Monday, April 29, 2013

Settings!


Every Monday, we post a question for our followers--and at the end of the month, one of the commenters will be selected to choose a title from our Vault! Whatever we have available: ARCs, signed books, awesome books... OR the book of your choice from the Book Depository!

To enter, follow YA Confidential and please make sure that your email address is linked to your comment in some way! (So we can get in touch with you :)

Today's question:
What YA have you read recently that's had the most memorable setting(s)?

Our Answers

Chihuahua Zero: Okay, this is hard, but STARTERS by Lissa Price comes close. It's a YA dystopian novel, which takes place in an America where only the young and the elderly survived a war, and an organization "rents" teenage bodies to the old.

Alison: FRACTURE and HYSTERIA by Megan Miranda—mainly because the settings are full of woods and cold and spookiness that just add an incredibly eerie feel to the books.

Matt: I still think of summer on the lake from Carrie Mesrobian's Sex & Violence, but that's partly because I grew up in Minnesota.

Erica: The Testing by Joelle Charbonneau - It is a brilliant dystopian set in a futuristic United States, and a lot of the setting plays very much into the plot that comes out June 4, and the setting was very memorable. 

Leigh: I don't know if this counts, but I critiqued two writer-friends' books (one was Matt!), and they were both set in the Great Plains areas--Wyoming, Idaho, etc., and every time I read books set in those places, I'm fascinated. (Remember "Like Mandarin"?) Love that setting. I should try it. Problem = I've never been. :P

KarenRouge by our very own Leigh Talbert Moore. I could totally picture the entire theater--and everyone in it--as if I were part of the show.

Copil: I know I'm a broken record about this, but Railsea by China Mieville continues to outshine just about everything in terms of shear creative power. The world of the railsea is at once impossible and yet familiar. I love urban landscapes and city spelunking and this is one place I could explore for years and not get bored.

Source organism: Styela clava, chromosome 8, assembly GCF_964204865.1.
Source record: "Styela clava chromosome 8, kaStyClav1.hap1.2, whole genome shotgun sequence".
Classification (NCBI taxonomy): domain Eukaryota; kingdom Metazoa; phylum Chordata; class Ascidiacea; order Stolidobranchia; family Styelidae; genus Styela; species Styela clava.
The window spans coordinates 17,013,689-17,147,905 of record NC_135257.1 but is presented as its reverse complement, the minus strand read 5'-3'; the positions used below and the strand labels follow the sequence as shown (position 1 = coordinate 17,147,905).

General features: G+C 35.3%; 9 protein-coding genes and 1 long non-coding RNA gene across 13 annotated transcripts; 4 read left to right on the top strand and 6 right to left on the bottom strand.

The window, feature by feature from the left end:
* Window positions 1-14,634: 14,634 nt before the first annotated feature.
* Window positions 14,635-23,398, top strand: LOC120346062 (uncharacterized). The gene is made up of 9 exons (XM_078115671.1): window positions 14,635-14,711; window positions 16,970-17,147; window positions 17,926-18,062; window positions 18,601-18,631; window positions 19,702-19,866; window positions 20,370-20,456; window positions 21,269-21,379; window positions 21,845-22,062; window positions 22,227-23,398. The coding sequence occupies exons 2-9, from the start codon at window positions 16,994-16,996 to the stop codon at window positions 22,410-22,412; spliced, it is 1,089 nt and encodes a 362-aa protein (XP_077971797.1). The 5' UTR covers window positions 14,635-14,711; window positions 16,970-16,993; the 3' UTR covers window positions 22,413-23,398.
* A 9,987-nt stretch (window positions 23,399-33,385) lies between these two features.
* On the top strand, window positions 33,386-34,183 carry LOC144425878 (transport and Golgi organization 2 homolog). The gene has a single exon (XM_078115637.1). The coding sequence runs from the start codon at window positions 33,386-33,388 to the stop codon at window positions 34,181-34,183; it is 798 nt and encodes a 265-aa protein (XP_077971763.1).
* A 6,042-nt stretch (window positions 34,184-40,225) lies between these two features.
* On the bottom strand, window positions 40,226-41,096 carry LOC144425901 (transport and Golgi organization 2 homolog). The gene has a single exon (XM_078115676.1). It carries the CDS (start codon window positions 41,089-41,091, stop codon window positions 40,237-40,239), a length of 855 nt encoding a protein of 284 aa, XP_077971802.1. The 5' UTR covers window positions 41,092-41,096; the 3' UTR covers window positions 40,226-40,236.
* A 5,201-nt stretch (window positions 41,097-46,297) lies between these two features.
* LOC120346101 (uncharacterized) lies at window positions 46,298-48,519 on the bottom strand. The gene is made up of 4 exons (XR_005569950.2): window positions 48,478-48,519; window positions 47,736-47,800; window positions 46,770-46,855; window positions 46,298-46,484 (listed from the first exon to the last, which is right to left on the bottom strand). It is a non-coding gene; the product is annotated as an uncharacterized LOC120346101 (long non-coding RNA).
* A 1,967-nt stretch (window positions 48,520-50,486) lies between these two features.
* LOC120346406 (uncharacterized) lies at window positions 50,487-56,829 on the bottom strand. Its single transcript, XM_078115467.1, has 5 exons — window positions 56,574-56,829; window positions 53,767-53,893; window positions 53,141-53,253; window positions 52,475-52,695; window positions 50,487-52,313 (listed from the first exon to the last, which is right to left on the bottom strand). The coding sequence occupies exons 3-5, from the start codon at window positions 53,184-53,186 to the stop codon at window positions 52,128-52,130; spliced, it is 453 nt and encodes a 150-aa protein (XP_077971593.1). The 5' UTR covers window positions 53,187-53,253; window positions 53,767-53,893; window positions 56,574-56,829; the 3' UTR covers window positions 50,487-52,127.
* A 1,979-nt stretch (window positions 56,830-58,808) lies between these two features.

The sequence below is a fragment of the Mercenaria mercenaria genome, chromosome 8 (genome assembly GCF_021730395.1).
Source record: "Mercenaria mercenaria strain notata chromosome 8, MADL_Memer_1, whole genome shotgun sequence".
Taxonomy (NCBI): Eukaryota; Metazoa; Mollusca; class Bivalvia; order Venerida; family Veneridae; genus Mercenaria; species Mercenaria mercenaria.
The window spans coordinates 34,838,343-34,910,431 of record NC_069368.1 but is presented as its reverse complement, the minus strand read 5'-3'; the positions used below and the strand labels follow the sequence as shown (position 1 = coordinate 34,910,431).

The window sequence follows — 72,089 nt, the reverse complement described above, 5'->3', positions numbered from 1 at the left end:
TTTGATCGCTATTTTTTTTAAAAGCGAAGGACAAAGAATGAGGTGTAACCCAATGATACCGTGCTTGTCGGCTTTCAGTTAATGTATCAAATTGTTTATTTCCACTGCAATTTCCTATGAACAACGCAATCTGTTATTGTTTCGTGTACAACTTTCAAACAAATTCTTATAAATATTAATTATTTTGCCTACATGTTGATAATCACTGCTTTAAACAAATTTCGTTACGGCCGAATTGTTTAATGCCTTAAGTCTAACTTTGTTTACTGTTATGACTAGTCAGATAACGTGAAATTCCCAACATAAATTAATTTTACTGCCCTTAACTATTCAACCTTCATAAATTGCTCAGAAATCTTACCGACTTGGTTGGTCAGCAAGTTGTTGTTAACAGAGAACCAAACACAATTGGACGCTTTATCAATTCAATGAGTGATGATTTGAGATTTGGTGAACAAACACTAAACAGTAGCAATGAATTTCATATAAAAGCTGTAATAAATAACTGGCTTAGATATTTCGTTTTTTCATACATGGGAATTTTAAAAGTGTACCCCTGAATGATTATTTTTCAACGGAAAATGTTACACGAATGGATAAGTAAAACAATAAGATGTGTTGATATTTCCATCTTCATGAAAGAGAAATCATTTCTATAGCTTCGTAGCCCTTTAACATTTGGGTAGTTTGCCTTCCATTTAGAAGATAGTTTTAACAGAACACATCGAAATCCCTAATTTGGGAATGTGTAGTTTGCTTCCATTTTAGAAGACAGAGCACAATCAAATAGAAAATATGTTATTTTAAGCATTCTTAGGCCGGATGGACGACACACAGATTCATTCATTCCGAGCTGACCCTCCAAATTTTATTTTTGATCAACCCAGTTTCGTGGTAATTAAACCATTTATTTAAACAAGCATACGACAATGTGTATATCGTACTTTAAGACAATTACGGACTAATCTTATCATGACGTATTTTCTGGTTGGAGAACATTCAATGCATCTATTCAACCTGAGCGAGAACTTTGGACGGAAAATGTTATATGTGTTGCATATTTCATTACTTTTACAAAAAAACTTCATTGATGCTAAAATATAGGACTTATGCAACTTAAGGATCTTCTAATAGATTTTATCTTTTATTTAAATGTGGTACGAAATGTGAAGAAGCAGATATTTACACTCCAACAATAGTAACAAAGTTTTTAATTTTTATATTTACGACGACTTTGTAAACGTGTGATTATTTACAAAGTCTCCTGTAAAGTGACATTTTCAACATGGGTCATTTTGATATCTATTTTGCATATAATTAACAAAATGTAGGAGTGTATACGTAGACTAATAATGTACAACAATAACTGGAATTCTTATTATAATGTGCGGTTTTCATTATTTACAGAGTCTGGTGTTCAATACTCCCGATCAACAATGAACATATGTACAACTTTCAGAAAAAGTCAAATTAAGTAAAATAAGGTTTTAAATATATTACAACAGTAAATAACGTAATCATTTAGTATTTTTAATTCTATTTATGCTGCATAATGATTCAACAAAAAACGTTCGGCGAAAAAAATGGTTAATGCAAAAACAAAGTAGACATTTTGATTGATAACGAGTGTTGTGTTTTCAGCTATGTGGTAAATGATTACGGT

Jaime:  I can’t even believe I’m saying this after the Winter That Would Not End, but I loved snowy Watonka, New York in Sarah Ockler’s BITTERSWEET. Maybe it’s because I’m Canadian, but I loved this chilly setting with its hot cocoa, cupcakes, a Mom & Pop diner, hockey, and skating on a frozen river. I keep thinking about how it feels familiar and cozy despite the cold.

Katy: UNSPOKEN by Sarah Rees Brennan. I especially enjoy stories set overseas and Kami's sleepy, creepy hometown of Sorry-in-the-Vale is so atmospheric. I loved the numerous descriptions of the woods, Kami's family's little cottage, and the Lynburns' spooky manor.   

Jessica: IF YOU FIND ME by Emily Murdoch opened with the two main characters living in a broken down trailer in the woods with no plumbing ro running water. Talk about memorable! I can't even imagine living the way these two girls lived, and just thinking about it gives me the shivers. 

Your turn!



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